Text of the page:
This here is more what we said [inaudible 00:22:59] ultrasound. When we go to set up a control valve, and it’s very important to understand the breakaway points, so what’s the breakaway point? The breakaway point is the point where the steam control valve starts to pass steam through it. This control valve can accept a four to 20 milliamp signal into the positioner, or a 10 to 15 psi in a positioner, or if it doesn’t have a positioner from an IDP, three to 15 psi. As I start to apply the control signal into this valve, at what point does the valve start to pass steam? If it’s 4.0 milli amps, and I go to 4.4 milli amps, is it passing steam yet, or does it start to pass steam at five, and five and a half? It’s very interesting when setting up a control valve, sitting there with a four to 20 milliamp generator and seeing exactly what points steam starts to pass through the valve, because I’m trying to set up a PNID loop, and the PNID loop assumes 4.0 milliamp is zero, and 4.4 milliamp there is flow.
If I have a dead band down here on the PNID loop that now doesn’t pass steam until 4.8 milliamp, it all starts to cause some issues with the PNID loop setting up and turning it. If you’re just seeing water to your 80-degree seed, and you can take five plus or minus five degrees C fluctuation it’s not a problem. We get in processes where you must have plus or minus .5 degrees C, so this breakaway point inside this control valve becomes very, very important. There are a couple things that we do on the control valves that is setting up this control valve for the breakaway point and understanding the breakaway points and the valves, and that’s setting up the control valve.
The same thing with this technology applies to the steam control valves, can be applied to utilizing hydraulics, and internal hydraulic leakage, and other valve applications outside steam, I’m just talking about steam today. Those are some of the applications that you have using it. The thing is, is no internal steam valve leakage, then we don’t have to worry about premature valve failure, because steam leaking through a valve, steam will wire draw the seep area in the valve mechanism, the plug, or whatever.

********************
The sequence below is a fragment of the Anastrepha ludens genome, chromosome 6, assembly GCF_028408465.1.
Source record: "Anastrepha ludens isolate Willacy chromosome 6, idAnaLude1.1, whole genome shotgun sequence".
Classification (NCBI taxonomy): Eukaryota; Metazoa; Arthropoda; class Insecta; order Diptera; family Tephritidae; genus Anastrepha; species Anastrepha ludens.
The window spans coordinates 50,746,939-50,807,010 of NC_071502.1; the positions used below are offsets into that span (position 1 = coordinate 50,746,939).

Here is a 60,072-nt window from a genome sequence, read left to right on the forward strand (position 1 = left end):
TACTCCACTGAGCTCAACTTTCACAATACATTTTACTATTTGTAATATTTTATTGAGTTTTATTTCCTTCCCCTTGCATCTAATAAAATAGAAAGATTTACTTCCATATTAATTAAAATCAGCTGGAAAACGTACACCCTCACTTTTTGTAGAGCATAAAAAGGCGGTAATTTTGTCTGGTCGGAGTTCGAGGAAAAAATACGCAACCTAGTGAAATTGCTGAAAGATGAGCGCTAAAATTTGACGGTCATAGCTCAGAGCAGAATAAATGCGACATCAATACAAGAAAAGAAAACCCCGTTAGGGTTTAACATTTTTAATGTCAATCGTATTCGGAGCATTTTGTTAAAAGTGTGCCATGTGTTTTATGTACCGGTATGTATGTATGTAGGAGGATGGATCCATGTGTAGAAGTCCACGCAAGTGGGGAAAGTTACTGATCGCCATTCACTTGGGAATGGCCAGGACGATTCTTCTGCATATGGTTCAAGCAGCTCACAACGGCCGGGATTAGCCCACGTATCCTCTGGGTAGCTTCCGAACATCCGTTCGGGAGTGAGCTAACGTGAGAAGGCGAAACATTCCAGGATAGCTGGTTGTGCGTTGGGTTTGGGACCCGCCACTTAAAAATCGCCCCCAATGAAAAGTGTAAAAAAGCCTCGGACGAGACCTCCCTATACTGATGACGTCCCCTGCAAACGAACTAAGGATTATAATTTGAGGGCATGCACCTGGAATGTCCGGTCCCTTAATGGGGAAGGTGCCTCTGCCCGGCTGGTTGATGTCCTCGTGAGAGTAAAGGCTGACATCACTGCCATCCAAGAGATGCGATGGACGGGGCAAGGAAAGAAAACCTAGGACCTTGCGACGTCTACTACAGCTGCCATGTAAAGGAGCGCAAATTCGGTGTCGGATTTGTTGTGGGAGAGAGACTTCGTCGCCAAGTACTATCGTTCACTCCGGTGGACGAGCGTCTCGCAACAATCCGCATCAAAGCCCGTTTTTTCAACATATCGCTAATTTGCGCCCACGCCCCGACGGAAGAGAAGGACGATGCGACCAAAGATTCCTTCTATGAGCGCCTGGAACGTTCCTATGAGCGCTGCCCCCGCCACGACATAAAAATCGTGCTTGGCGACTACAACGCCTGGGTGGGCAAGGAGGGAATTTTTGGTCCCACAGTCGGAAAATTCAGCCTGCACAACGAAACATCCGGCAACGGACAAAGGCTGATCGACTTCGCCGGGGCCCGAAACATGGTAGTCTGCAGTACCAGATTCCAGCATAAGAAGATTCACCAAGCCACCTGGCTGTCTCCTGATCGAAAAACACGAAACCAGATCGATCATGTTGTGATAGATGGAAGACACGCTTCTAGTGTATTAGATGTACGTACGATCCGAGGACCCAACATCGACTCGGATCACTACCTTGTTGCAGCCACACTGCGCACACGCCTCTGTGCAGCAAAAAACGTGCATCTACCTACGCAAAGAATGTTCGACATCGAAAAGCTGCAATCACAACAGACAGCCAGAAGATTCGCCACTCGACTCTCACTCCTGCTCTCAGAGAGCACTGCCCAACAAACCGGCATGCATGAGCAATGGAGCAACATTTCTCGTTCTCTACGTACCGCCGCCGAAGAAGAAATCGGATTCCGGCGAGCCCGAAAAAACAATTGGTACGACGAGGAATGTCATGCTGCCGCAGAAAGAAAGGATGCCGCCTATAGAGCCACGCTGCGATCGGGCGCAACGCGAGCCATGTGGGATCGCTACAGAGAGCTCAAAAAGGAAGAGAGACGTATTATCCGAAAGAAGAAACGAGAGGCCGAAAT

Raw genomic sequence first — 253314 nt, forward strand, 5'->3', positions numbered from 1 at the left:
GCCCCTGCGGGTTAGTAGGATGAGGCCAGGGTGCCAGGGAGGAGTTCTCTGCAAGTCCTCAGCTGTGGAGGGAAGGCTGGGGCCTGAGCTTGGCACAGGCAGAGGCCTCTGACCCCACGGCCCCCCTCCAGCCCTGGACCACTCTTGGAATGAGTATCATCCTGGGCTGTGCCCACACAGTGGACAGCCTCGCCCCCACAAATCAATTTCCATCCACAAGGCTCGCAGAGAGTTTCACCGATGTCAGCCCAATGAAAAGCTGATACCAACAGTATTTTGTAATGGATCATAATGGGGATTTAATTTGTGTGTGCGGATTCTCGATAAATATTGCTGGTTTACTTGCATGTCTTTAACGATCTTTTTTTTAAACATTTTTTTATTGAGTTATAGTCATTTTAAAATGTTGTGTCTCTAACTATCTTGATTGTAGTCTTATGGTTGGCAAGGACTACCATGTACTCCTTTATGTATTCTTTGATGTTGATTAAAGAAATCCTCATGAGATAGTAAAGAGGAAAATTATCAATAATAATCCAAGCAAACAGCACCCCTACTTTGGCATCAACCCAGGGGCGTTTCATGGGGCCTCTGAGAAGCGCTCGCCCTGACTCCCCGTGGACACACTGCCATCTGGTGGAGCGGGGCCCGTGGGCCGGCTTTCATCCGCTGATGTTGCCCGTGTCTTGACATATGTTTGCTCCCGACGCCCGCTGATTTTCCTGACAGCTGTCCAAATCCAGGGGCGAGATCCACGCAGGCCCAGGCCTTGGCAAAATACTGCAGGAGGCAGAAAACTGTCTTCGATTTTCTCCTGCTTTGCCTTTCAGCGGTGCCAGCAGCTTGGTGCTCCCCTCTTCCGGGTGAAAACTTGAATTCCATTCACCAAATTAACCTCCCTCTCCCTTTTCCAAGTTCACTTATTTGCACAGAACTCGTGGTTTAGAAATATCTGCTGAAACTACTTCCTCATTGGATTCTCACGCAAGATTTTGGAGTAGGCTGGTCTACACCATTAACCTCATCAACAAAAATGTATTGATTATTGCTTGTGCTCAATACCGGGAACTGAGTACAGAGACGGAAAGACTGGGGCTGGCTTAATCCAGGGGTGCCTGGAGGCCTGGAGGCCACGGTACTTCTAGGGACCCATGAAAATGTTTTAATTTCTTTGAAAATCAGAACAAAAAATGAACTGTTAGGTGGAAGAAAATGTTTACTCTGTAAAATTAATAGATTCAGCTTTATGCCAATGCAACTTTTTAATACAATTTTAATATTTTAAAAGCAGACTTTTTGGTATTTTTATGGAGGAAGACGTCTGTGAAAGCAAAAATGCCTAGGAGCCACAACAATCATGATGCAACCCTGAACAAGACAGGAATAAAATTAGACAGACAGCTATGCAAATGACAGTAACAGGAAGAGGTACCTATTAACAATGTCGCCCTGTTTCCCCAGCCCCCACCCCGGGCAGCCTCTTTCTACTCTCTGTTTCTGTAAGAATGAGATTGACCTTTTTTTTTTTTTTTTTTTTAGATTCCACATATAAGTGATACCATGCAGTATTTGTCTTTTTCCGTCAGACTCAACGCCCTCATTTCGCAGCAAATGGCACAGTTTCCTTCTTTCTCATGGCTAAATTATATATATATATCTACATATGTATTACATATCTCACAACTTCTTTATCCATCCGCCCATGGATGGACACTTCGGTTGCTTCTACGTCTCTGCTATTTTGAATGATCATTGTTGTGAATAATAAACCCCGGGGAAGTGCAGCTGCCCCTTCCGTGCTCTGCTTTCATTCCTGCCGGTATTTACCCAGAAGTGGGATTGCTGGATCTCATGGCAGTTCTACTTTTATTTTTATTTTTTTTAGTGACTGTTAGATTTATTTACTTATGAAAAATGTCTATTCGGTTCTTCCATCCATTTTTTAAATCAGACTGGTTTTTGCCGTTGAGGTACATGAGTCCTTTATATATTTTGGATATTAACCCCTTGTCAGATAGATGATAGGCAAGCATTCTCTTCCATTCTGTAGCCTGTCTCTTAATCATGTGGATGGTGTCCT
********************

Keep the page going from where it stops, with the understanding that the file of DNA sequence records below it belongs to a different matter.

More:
The other thing is that we are looking at no component failures within six years of installation, period. The steam system connects is up to date, component failures within six years. Internal leakage can cause issues in operation, so by doing this test, then we can determine what’s causing it, and then the other thing about finding the leakage and everything else, is to determine what caused the leakage to begin with, it must be part of the program. The last is my contact information, and if you have any questions, just let me know. Thank you.
Speaker one: All right, great. We did have a couple questions come through. The first one, they said, “I’m testing at a new facility, and our steam lines are all insulated. What testing is possible to do to find leaks in my situation where I cannot test several places upstream and downstream?”
Kelly Paffel: Well, the thing about it is, is that’s a common problem, but what we do is penetrate the insulation with a small hole, we call test plug, so you make an opening in the insulation, so the probe can go in and contact the lines. Once the test is done, then we plug that hole with a plug we call test port plug.
Speaker one: Okay. Let’s see, how do you recommend testing or inspecting fixed orifice steam traps? [crosstalk 00:27:49].
Kelly Paffel: I recommend not using orifice steam traps, then you don’t have to worry about testing them.
Speaker one: Okay.
Kelly Paffel: You can’t test an orifice steam trap, they’re always blowing through.
Speaker one: Okay. Note to that person. Okay, and then this other person, if valves and steam traps are surrounded by insulation, how do you test them with ultrasound?
Kelly Paffel: Again, if insulation is a factor, so if it’s permanent insulation, it’s making a test port where the stethoscope module will go through and make contact with the pipe, and then once the test is done plugging that port, which gives you access from that day forward, is going up and looking for the plug in the insulation, removing it, and then the probe can go in which is done all the time.